Simple to use modeler for new player

Discussion in 'Digital & Modeling Gear' started by Musicroom, Jul 16, 2019.

  1. Musicroom

    Musicroom Member

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    Appreciate some tips. Looking for a small unit that doesn't cost too much (~$150) for my son who is starting out on guitar. Playing through headphones for the most part.

    I'm thinking he would be fine with some fender blackface types tones with a few effects.

    Maybe something more modern but like the early pods or j-station.

    Any suggestions?
     
  2. phil_m

    phil_m Supporting Member

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    I think you'd be best to get a small modeling combo, so at least he has the option of using it without headphones. Something like the Spider V 20 or the Fender Mustang LT 25 would fit the bill. Vox and Blackstar also make some things. There's actually quite a lot of options in this category nowadays.
     
  3. voi666

    voi666 Member

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    used boss me-80.
     
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  4. phil_m

    phil_m Supporting Member

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    Way too much for someone just learning, imo...
     
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  5. quantech

    quantech Member

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    Cheap and simple.

     
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  6. JiveTurkey

    JiveTurkey Trumpets and Tants Silver Supporting Member

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    Used Zoom G3? Not sure how good it is on the fender side of things but should have perfectly servicable amp sims for a beginner.
     
  7. dmock66

    dmock66 Member

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    +1 for the G3 (or G3X)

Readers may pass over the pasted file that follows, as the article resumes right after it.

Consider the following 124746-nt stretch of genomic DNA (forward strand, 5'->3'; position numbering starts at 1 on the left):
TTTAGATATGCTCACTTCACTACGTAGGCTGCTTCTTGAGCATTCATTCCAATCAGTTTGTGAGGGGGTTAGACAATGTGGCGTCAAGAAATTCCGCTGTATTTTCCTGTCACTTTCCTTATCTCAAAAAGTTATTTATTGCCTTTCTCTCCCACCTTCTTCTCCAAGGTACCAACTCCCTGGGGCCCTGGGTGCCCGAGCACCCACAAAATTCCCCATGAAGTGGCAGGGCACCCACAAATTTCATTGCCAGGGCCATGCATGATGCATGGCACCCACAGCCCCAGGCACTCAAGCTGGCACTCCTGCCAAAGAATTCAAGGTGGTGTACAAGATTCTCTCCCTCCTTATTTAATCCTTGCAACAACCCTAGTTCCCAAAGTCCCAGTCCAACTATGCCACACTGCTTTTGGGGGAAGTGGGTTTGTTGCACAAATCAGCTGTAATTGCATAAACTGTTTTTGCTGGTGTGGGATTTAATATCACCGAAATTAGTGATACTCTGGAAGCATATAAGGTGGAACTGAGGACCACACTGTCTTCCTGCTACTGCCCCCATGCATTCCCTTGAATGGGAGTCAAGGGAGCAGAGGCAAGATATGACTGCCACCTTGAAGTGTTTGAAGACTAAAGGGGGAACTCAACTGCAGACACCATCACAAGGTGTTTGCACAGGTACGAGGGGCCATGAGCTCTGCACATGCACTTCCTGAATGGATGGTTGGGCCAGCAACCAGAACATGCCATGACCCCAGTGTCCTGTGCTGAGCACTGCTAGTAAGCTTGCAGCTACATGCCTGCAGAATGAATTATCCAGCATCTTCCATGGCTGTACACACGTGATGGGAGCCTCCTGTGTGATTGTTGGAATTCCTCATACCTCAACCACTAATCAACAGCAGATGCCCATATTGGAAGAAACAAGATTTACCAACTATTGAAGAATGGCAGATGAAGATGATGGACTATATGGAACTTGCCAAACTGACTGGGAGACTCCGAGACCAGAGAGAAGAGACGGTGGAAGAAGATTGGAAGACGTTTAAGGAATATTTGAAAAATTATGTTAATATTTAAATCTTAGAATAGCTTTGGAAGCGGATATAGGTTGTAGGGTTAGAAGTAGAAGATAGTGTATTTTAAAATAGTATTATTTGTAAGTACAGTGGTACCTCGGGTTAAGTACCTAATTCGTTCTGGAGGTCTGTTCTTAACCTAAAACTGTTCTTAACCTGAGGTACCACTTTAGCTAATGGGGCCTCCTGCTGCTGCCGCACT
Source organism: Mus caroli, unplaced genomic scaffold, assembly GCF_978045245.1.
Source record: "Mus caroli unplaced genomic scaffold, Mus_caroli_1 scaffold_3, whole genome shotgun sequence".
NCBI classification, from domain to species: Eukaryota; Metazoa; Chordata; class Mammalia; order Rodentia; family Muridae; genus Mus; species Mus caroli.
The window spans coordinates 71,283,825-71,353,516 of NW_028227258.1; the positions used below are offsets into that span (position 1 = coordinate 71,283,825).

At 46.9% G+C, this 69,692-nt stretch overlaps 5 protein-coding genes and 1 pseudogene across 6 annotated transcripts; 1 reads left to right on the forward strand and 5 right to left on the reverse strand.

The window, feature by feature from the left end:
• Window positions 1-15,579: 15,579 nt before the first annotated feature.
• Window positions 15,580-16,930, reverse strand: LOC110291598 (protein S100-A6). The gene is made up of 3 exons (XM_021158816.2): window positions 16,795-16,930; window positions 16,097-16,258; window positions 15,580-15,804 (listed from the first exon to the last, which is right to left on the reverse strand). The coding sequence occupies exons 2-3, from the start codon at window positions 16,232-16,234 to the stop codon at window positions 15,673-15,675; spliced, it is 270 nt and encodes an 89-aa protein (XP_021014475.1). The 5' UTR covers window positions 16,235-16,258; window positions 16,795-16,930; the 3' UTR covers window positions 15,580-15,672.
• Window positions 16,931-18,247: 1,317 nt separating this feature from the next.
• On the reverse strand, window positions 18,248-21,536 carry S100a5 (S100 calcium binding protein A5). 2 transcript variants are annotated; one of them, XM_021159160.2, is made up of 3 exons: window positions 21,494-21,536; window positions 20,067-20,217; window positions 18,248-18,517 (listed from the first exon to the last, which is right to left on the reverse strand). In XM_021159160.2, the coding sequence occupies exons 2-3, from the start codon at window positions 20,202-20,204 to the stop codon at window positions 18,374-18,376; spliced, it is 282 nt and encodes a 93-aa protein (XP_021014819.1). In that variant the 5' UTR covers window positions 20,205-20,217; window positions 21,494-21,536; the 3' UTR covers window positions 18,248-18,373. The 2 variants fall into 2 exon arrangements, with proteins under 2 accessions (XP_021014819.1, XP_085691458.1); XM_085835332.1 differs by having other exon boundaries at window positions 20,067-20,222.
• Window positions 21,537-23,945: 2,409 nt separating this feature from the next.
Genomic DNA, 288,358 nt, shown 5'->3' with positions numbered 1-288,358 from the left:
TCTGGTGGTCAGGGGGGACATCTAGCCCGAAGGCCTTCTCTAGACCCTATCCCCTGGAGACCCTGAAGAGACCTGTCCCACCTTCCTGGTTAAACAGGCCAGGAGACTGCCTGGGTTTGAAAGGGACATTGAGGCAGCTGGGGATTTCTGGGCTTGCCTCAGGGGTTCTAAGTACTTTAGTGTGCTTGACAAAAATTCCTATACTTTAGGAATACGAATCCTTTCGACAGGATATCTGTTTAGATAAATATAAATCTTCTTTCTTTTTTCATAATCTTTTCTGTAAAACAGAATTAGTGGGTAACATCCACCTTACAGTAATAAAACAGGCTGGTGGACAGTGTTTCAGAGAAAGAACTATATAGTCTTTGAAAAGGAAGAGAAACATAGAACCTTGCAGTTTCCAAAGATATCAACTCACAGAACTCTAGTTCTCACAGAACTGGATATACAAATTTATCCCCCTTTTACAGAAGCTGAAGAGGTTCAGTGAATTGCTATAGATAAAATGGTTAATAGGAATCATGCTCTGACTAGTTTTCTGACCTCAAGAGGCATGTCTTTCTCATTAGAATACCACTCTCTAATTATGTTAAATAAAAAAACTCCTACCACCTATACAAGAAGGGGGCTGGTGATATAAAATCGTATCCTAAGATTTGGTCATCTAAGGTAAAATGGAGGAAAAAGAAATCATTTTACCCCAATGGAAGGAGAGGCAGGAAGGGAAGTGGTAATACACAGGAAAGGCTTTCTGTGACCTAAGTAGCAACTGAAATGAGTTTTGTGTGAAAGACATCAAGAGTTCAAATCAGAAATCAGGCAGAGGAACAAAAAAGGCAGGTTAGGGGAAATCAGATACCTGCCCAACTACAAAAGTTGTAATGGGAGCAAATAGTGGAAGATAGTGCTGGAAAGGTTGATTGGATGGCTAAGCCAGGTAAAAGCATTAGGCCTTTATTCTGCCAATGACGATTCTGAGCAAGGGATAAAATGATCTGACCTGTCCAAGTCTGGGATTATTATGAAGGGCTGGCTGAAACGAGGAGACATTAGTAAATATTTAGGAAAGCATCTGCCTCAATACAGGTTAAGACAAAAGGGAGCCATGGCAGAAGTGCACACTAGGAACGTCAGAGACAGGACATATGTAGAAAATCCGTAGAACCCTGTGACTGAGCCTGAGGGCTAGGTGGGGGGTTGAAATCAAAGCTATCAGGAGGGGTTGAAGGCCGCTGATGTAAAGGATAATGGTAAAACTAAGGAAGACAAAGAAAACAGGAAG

I'd also recommend a Digitech RP360/RP360XP - simple to use, plenty of options to get started with and they sound good.
     
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  8. sahhas

    sahhas Supporting Member

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    or the new Zoom G1four i'm sure would be good.
     
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  9. sahhas

    sahhas Supporting Member

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    and I also just watched this last night:
     
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  10. dmock66

    dmock66 Member

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    There is a local cover band - the rhythm guitar player uses a Mooer GE200 - sounds pretty good. I've talked with him and he basically is using stock presets with very small tweaks to amp settings to fit his guitar/playing.
     
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  11. Emigre

    Emigre Member

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    I would suggest one of the mini combos like the THR10 or Katana Air.

    Simple to use, great tones on either headphones or the small built in speakers.

    I would encourage a new player to concentrate 100% on building up their guitar skills. Time spent working out the FX unit is not time well spent IMO.
     
  12. JHand

    JHand Member

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    I haven't played one, but I think the Yamaha THR 10 would be a good choice. Simple, not too expensive, and reportedly they sound good for what they are. Also they are small enough that you can put them on a desk and leave them there.
     
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  13. hippietim

    hippietim Member

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    I agree with what you said about getting an amp, but the ME-80 is way simpler than all the units that have tons of menus to navigate.
     
  14. Nofire

    Nofire Member

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    That would be my suggestion as well, or maybe even a katana 50 combo which seems to go for about as much as the THR or Katana Air used where I live. That way he can also play louder when possible which is undeniably a lot of fun ;-) With the power scaling, playing at reasonable volumes shouldn't be a problem.